Bearish Harami Pattern

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The Bearish Harami is formed by two adjacent candlesticks:

  1. The first one has a large body;
  2. The second one has a small body and completely engulfs the first candlestick without exceeding its boundaries.

The Bearish Harami has four different combinations: green-red, green-green, red-green, and red-red. You will need to determine the character of the Harami (bullish or bearish) from the context, considering the previous trend: Harami that appears on the chart after an uptrend are considered bearish. Importantly, the smaller the body of the second candlestick, the more likely a trend reversal is because it indicates a sudden and prolonged buying pressure increase. Steve Nison extensively covered this in his book “Beyond Candlesticks,” so if you want to learn more about how to work with this signal, we sincerely recommend reading this book.

Hanging Man Pattern

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The Hanging Man Pattern is the fourth most popular and common bearish candlestick you can see on your screen. This reversal pattern looks distinctive, making it impossible to confuse with other signals, thus serving as a clear indicator for every trader. The candlestick has a very small real body and a long lower shadow (lower wick of the candle).

This pattern appears on the chart at the end of an uptrend. Its appearance warns the trader that the current price movement is becoming weaker. Bulls have put in maximum effort to push the price higher, but they can no longer continue, and the price will no longer move further up.

The small real body of the candle indicates a very small difference between the opening and closing prices. Pay attention: it is precisely a Hanging Man if the candle has no upper shadow, but the lower shadow is twice as long as the length of the candle itself.

How to use it? When you see a Hanging Man, it's time to open a short position. Therefore, this pattern is best suited for day trading, and if you follow one of the day trading strategies, this pattern can be your reliable assistant in making decisions that lead to highly profitable and advantageous trades.

Identifying Bearish Reversal Candlestick Patterns

Proper identification and interpretation of bearish reversal candlestick patterns will allow you to open or close trades when it is least risky or most profitable for you. By the way, you can read about risks in Forex and effective risk management here.

So, a bearish reversal candlestick is a candle that closes with a price lower than its opening, indicating a downtrend. This is a general recommendation, but you should consider the specific characteristics of each type of bearish reversal candlestick, as they all have their own peculiarities.

Interpreting Bearish Candlestick Patterns

To properly understand the bearish reversal pattern meaning on your chart, you must first study all the variations of this signal and learn to recognize them on charts while understanding the differences in their characteristics. Additionally, it is essential to look not only at the current picture but also consider data from the previous period; this approach provides a more reliable basis for decision-making.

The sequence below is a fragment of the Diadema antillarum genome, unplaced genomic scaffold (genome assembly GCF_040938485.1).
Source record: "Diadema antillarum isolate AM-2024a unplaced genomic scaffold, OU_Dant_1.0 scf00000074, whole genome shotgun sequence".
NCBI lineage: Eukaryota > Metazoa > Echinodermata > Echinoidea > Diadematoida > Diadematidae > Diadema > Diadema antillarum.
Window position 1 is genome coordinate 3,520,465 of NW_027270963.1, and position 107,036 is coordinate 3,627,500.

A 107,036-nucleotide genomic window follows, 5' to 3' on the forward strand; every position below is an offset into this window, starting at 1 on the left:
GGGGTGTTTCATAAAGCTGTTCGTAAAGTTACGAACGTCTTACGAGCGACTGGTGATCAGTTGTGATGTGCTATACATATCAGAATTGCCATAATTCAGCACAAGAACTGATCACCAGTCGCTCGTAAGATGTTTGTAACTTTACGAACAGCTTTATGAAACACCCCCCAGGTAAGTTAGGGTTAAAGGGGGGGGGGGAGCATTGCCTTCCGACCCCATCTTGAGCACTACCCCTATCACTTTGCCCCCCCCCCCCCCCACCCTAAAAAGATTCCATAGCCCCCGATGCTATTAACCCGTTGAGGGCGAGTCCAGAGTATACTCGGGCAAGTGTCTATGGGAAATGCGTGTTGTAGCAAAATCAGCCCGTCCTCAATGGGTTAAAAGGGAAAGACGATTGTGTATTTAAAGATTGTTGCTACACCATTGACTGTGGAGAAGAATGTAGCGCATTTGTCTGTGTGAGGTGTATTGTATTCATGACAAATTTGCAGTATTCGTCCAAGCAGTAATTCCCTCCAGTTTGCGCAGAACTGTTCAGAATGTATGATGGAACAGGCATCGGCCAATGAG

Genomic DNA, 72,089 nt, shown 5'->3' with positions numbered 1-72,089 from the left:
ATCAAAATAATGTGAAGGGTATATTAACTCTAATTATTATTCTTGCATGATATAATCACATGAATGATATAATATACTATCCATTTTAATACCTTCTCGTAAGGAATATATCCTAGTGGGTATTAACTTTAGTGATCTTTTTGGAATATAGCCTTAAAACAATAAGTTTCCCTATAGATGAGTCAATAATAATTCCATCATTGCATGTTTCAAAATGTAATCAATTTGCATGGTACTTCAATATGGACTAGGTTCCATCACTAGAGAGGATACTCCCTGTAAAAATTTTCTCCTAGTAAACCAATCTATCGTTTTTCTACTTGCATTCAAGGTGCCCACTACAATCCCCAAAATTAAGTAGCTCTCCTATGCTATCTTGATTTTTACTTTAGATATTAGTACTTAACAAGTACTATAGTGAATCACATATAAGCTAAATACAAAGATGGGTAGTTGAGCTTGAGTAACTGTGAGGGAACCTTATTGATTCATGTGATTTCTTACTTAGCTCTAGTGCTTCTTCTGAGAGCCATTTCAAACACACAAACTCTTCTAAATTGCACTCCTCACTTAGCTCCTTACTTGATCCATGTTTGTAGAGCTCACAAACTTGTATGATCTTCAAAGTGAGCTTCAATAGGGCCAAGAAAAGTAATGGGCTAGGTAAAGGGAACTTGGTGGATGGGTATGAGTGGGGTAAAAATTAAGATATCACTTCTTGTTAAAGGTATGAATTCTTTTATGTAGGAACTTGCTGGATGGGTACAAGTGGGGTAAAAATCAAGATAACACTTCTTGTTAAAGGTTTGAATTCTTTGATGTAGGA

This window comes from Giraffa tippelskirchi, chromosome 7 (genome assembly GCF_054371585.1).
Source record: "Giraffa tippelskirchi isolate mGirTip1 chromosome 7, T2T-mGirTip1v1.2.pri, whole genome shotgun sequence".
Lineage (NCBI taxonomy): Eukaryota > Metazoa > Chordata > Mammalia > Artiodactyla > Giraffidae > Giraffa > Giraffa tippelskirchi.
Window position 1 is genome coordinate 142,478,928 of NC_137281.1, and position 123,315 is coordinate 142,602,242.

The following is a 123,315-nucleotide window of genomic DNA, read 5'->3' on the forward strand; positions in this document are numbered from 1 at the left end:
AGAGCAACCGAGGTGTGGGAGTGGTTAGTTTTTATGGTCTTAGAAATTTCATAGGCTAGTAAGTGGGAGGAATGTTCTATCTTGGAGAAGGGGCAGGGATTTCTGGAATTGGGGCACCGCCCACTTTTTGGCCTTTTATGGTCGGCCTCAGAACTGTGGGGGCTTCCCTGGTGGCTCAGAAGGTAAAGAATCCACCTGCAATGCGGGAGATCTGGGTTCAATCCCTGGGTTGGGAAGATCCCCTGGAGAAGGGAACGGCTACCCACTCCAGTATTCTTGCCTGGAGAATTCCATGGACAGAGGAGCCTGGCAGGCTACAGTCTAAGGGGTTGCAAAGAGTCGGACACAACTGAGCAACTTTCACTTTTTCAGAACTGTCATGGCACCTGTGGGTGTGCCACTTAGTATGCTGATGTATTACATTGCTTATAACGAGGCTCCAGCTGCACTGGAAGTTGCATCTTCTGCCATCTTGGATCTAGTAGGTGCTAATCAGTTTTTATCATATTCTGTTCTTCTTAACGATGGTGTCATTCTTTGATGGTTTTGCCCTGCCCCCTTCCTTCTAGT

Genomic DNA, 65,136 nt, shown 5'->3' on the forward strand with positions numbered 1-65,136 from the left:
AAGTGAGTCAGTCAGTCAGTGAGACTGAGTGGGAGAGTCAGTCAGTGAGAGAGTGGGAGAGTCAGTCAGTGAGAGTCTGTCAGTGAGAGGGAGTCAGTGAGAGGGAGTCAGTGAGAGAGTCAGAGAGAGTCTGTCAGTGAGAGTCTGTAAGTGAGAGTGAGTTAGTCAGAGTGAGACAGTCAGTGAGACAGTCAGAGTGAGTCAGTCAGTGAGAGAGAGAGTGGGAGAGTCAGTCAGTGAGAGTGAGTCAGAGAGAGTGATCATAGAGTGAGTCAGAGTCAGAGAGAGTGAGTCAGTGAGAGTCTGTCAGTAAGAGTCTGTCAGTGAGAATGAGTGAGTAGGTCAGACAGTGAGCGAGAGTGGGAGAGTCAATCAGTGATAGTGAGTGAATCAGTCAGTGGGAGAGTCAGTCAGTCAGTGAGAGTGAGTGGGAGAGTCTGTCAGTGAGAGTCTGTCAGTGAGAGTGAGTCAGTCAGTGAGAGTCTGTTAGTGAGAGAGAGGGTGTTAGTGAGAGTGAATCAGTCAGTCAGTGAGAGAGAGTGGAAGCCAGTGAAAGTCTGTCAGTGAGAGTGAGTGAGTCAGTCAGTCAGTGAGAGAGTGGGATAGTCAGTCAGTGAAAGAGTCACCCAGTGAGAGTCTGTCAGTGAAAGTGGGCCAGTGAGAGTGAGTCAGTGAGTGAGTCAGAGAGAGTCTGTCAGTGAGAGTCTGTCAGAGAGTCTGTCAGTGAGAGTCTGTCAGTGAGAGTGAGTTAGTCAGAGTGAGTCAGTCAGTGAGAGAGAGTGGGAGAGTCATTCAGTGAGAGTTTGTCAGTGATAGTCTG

If you are unsure, compare your observations with signals from technical indicators such as RSI, MACD, and others. This way, you can either confirm your hunches and observations or quickly receive information to either close open trades or, conversely, open new ones. Also, consider the market context because if all signals indicate a particular trend and only the candlestick pattern points in the opposite direction, this indicator cannot be considered reliable, and you should not solely rely on it. By considering various factors and using multiple tools for analysis simultaneously, you will obtain more accurate and reliable data to base your decisions on.

Leveraging Bearish Patterns

Bearish signals are extremely easy to use, as they provide you with quite accurate information about trend reversals or downward price movements. To successfully leverage this, you should follow a very simple algorithm:

  • Recognize bearish candles on the chart and determine the pattern type.
  • Confirm the obtained data with the help of other signals and technical indicators.
  • Analyze the market context.
  • Pay attention to historical data for the recent period.
  • Identify the best entry and exit points in the market.
  • Set stop-loss and take-profit levels to protect your assets and limit potential losses.
  • Make effective decisions regarding your trades and positions.

Beware of impulsive decisions and short-term market fluctuations, and adhere to your overall trading plan and core trading strategy that you are using.

The Bottom Line

Bearish candles, like other patterns, can become a reliable tool in your trading if you learn to use this instrument correctly. However, never rely solely on one signal and always compare it with indicators obtained from other sources, including considering trends, market dynamics, historical data, economic news, and other information. This will help you trade effectively, take fewer risks, and earn more from your trades than you spend. So, the main advice in conclusion: never stop learning and practicing, even if things don't work out perfectly at first. Only this way leads you to success and allows becoming an expert in Forex trading.